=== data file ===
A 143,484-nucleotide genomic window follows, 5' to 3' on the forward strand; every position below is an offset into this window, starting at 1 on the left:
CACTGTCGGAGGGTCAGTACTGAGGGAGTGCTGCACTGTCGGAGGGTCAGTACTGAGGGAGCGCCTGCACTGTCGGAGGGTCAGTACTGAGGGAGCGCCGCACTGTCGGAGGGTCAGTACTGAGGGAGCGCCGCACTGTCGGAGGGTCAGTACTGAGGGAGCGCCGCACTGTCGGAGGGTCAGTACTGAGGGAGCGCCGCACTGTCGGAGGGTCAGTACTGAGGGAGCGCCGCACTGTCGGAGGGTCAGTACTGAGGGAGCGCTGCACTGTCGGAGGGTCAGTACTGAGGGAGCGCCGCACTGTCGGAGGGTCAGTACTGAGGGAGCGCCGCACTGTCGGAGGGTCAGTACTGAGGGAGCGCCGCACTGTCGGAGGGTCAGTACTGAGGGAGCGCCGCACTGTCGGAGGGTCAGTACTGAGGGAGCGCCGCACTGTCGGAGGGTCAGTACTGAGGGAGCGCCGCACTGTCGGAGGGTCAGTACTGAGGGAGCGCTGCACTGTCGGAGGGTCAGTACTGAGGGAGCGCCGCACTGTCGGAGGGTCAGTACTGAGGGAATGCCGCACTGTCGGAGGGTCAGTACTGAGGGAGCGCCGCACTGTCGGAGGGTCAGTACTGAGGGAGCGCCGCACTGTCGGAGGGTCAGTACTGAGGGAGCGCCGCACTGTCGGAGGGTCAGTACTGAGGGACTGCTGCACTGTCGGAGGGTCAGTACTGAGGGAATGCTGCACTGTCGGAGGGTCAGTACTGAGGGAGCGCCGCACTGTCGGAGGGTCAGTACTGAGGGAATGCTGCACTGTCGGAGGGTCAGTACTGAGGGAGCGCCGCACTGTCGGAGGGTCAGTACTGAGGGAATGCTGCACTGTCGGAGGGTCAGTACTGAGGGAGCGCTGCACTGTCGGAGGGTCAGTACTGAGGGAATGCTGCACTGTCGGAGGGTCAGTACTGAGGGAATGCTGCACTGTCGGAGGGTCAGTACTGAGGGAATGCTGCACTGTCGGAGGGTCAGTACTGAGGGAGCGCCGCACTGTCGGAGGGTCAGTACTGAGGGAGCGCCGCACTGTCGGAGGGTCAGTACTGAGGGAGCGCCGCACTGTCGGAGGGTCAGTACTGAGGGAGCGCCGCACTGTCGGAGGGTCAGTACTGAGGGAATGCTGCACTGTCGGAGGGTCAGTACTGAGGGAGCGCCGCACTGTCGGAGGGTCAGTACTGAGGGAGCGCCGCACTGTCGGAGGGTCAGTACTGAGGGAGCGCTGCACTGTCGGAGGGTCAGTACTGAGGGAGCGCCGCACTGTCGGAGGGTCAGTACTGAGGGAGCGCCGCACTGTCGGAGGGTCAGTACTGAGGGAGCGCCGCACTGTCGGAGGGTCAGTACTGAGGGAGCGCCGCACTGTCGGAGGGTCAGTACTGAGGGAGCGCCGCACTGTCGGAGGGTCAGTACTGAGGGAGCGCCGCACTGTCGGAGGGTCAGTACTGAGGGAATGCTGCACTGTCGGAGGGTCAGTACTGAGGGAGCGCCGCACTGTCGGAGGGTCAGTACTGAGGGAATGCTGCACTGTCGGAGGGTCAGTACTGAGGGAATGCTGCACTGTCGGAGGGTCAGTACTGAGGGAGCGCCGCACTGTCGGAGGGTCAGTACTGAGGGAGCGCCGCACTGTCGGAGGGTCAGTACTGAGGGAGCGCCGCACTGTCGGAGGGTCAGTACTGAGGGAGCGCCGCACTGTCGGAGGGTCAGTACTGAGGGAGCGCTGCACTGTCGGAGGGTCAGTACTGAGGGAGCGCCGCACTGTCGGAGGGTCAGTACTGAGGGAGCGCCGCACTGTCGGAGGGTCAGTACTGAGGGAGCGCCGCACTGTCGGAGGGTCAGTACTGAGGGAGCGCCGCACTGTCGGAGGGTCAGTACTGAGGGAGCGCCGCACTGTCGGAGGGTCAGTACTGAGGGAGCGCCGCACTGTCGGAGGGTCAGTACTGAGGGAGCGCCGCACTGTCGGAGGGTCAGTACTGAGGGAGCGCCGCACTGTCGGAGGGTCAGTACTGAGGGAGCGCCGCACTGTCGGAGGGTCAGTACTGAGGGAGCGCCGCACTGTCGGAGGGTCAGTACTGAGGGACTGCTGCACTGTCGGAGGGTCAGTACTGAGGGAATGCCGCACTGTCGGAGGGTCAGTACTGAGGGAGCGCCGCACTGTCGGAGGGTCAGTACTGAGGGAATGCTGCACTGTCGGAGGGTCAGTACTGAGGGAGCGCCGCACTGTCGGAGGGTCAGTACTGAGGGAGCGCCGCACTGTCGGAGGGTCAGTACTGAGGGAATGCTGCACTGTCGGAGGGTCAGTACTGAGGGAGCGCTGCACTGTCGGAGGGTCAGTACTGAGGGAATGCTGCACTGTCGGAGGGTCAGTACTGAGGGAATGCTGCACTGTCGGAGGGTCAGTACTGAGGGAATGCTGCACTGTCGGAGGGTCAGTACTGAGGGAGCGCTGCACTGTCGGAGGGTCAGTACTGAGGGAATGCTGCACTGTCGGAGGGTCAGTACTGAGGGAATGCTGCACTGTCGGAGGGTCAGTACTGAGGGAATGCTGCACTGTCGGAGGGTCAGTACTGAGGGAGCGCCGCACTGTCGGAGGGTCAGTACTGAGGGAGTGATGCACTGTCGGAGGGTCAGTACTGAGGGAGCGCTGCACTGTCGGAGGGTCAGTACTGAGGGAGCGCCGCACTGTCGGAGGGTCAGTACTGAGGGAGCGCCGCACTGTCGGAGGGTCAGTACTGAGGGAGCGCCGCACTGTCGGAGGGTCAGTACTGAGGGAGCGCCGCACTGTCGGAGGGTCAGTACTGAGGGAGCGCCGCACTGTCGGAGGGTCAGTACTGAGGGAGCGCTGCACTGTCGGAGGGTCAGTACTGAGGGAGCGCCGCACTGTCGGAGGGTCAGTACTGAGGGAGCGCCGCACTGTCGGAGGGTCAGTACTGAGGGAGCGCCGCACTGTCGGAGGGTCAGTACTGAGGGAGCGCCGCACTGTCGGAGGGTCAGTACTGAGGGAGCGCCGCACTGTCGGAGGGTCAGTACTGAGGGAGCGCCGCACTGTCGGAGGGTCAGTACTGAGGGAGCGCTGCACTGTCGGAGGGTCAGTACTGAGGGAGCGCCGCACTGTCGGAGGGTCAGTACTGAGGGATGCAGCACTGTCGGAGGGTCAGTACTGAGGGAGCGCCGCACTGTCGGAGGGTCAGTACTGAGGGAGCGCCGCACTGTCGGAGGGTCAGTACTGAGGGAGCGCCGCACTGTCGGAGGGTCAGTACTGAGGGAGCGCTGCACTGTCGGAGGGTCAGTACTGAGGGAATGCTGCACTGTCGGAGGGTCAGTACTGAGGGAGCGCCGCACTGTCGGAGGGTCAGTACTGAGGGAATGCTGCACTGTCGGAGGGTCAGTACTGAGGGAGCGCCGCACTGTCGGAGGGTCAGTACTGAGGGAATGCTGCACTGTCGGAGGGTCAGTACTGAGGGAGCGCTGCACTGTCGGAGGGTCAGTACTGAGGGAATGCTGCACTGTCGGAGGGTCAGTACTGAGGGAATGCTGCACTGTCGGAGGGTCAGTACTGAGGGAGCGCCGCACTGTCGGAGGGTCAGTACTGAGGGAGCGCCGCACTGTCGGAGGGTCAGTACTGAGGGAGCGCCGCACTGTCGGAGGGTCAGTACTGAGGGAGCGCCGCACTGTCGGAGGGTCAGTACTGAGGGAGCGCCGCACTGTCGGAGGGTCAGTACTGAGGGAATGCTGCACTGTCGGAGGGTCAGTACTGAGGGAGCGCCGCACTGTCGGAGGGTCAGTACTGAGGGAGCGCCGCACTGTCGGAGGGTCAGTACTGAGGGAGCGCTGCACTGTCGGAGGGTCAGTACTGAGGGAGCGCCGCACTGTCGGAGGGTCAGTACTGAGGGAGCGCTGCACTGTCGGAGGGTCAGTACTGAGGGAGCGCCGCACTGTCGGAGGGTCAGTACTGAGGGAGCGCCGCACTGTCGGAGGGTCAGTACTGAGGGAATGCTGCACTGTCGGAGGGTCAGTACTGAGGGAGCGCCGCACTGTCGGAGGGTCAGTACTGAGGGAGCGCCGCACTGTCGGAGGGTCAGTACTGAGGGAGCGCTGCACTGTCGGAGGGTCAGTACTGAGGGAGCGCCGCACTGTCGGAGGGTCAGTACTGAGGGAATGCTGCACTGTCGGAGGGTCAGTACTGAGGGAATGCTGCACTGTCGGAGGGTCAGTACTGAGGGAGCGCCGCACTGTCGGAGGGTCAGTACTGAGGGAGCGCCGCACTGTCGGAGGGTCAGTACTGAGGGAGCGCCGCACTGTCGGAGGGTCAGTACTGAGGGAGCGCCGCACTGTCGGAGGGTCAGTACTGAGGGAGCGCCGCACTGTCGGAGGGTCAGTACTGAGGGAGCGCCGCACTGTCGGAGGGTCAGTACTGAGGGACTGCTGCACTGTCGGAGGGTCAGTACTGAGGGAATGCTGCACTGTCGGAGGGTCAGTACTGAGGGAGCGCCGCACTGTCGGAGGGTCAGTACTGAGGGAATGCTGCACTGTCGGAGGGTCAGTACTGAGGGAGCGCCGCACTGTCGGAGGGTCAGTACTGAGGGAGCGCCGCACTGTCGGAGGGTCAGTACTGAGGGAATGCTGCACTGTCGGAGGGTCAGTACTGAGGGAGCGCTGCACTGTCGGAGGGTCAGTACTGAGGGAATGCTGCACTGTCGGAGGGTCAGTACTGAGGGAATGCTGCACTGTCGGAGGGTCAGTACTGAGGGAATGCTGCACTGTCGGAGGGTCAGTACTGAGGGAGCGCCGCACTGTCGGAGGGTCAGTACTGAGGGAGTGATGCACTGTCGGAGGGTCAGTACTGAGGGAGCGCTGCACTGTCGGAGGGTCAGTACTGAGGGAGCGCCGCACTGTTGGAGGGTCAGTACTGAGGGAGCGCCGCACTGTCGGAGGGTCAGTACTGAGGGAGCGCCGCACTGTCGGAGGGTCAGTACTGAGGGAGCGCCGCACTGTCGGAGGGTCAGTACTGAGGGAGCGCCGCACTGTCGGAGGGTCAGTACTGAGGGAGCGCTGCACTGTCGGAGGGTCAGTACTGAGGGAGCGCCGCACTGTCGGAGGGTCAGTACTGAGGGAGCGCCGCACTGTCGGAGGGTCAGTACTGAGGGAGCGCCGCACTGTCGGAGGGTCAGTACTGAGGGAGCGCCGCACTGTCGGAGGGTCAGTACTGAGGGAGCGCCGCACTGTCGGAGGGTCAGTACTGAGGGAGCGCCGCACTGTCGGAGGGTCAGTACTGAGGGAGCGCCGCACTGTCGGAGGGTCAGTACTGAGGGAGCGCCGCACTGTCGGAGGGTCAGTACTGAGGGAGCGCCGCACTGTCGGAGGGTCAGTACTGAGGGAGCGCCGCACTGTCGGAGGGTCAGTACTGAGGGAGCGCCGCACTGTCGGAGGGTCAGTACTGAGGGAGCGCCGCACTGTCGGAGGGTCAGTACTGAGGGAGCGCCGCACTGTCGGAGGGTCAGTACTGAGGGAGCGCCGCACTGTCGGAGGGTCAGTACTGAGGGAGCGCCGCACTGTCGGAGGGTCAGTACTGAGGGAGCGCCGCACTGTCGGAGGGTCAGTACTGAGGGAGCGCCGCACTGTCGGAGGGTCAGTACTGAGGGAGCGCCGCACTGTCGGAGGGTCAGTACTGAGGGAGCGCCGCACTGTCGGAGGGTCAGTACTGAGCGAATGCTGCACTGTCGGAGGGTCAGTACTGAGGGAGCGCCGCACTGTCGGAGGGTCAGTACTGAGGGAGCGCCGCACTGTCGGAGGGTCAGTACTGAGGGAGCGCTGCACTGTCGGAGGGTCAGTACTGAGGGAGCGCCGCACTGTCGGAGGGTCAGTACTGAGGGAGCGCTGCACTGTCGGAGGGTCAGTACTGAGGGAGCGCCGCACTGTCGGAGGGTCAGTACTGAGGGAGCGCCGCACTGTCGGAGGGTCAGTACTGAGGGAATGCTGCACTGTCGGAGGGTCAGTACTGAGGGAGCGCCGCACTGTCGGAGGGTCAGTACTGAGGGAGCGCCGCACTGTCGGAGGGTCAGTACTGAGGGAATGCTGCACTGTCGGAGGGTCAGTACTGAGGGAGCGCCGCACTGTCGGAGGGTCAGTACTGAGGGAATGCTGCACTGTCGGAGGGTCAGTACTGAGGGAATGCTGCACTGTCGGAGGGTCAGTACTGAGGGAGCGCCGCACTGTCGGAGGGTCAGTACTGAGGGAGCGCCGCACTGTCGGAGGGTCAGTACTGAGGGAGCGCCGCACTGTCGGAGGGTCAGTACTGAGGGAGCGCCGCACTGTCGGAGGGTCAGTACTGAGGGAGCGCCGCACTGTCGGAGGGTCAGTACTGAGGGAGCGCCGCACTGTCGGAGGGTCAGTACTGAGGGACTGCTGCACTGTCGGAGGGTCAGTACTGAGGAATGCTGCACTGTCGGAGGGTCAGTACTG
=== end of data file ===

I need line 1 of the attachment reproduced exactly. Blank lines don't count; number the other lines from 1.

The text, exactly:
A 143,484-nucleotide genomic window follows, 5' to 3' on the forward strand; every position below is an offset into this window, starting at 1 on the left: